The Lyceum has as its mission nothing less than the formation of a liberally educated Catholic lady or gentleman. Broadly stated, The Lyceum aims to produce graduates who, having been formed by Catholic western civilization, then become bearers and guardians of that civilization. In more specific terms, the Lyceum aims to prepare its students not only for successful performance in excellent colleges, but to prepare students who will be a “leaven” in the world. Most importantly The Lyceum seeks to form students who will become lifelong learners in a joyful pursuit of the Truth who is Christ.

The Seven Liberal Arts

The Seven Liberal Arts, comprised of the Trivium (Grammar, Logic, and Rhetoric) and the Quadrivium (Arithmetic, Geometry, Astronomy, and Music), are so named because they are those subjects which one ought to study in order to be truly free. They order the students minds, allowing them to think critically and to discern what is good, true, and beautiful in the world in which they live.

At The Lyceum, we have a curriculum that infuses these arts into a college preparatory track, allowing our students to prepare for college, while still nurturing those intellectual virtues that allow them to think for themselves.

The Socratic Method and Great Books

The Socratic Method, sometimes called the Seminar Method, is the style of teaching that uses discussion rather than lecture. In a lecture class, a student sits and receives information from the lecturer. This is a passive experience that lends itself to recitation rather than understanding. At The Lyceum, our students, with the aid of their teachers, engage in those timeless discussions that formed Western Civilization, such as the nature of beauty and whether one can prove the existence of God. Discussing such things themselves not only gives our students a greater understanding of the material, but it trains them to think critically and discern truth for themselves.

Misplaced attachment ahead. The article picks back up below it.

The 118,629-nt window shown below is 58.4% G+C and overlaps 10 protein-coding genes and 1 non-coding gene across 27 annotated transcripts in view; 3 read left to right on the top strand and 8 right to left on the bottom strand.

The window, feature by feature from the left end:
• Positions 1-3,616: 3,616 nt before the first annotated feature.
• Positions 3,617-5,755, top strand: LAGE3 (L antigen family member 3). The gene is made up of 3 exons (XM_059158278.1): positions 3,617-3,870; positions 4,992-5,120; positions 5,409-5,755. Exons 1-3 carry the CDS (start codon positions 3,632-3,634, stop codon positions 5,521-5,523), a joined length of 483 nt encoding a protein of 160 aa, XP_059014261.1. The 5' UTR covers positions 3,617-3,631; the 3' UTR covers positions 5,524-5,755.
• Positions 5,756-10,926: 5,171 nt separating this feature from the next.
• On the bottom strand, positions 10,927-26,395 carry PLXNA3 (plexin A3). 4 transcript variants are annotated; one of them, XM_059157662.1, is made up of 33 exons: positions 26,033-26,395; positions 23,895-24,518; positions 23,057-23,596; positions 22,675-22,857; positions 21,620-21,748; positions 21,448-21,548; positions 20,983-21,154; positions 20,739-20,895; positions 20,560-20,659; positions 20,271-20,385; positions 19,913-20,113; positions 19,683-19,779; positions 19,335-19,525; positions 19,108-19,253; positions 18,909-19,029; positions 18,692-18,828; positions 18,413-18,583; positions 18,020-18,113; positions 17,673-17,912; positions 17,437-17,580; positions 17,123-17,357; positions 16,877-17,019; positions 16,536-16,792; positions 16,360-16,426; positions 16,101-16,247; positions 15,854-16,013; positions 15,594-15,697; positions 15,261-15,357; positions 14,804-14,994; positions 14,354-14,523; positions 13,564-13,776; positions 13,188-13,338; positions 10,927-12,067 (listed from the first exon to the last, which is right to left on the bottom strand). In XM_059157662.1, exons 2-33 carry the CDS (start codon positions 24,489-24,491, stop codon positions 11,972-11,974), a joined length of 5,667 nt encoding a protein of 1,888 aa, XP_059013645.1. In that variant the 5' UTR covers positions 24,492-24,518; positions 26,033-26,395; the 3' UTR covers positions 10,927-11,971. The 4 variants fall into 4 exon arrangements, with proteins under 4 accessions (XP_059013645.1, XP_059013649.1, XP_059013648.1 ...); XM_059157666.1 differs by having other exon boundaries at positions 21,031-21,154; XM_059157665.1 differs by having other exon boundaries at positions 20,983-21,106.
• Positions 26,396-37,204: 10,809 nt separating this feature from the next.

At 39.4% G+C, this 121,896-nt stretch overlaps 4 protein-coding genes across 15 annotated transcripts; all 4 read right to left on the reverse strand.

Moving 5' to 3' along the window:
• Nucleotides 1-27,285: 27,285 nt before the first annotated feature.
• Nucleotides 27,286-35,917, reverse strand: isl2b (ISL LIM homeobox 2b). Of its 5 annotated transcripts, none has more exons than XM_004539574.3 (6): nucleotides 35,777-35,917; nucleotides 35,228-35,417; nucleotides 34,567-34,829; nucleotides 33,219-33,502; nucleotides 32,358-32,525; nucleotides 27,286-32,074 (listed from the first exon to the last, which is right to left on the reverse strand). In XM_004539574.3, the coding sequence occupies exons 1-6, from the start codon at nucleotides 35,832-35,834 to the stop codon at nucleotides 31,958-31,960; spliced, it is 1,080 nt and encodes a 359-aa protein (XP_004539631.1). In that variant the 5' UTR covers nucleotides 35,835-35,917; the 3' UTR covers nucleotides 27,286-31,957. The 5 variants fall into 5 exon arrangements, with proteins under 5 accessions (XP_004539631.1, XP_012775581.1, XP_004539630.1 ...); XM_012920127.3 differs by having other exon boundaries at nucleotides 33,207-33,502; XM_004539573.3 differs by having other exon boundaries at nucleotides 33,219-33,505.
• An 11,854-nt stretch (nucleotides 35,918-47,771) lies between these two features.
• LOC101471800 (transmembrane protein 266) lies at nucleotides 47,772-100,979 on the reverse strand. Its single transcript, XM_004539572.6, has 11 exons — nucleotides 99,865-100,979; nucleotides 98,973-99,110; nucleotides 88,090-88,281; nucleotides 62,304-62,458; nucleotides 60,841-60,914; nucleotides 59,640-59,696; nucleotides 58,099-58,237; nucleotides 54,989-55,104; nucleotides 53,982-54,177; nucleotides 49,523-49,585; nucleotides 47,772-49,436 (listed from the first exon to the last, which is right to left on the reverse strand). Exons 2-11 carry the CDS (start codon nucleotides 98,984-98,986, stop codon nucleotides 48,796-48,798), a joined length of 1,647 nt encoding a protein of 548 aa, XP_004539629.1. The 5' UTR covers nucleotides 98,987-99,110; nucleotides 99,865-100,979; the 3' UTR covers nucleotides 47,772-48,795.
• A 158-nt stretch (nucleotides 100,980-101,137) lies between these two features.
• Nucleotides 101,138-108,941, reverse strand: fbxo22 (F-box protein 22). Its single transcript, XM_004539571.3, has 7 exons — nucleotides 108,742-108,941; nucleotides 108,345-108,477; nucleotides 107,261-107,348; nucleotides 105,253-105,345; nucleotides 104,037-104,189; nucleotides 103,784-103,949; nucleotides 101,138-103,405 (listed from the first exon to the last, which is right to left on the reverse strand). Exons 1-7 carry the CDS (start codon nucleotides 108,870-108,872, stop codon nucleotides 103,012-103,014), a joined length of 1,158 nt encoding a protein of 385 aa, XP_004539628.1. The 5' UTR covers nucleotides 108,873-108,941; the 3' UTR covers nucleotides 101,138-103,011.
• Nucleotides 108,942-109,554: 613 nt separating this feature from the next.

The Great Books refers to those works that are the foundation of Western Civilization. They are the writings of the greatest thinkers of the last 25 centuries. Wherever possible we at The Lyceum forego textbooks in order to read these authors directly, exposing students to those titles that have proven to be timeless and that touch on issues that are constantly part of the human experience.

Catholic Teaching

Aside from regular instruction in Theology from The Catechism of The Catholic Church (as well as from Fathers and Doctors of the Church and excellent Catholic Authors), Lyceum students receive an education that proceeds from an integration of faith and reason. There is no academic subject that is able to be taught divorced from the teachings of the faith or split off from the mind of the church. The school holds fast to the principle that all the sciences, philosophical disciplines, and arts are ultimately handmaidens to Theology. Ultimately to form students who are able to live, defend, and grow in the faith, demands that they study all subjects grounded in the habit of scientific and philosophical thinking that is most properly the mind of the Catholic.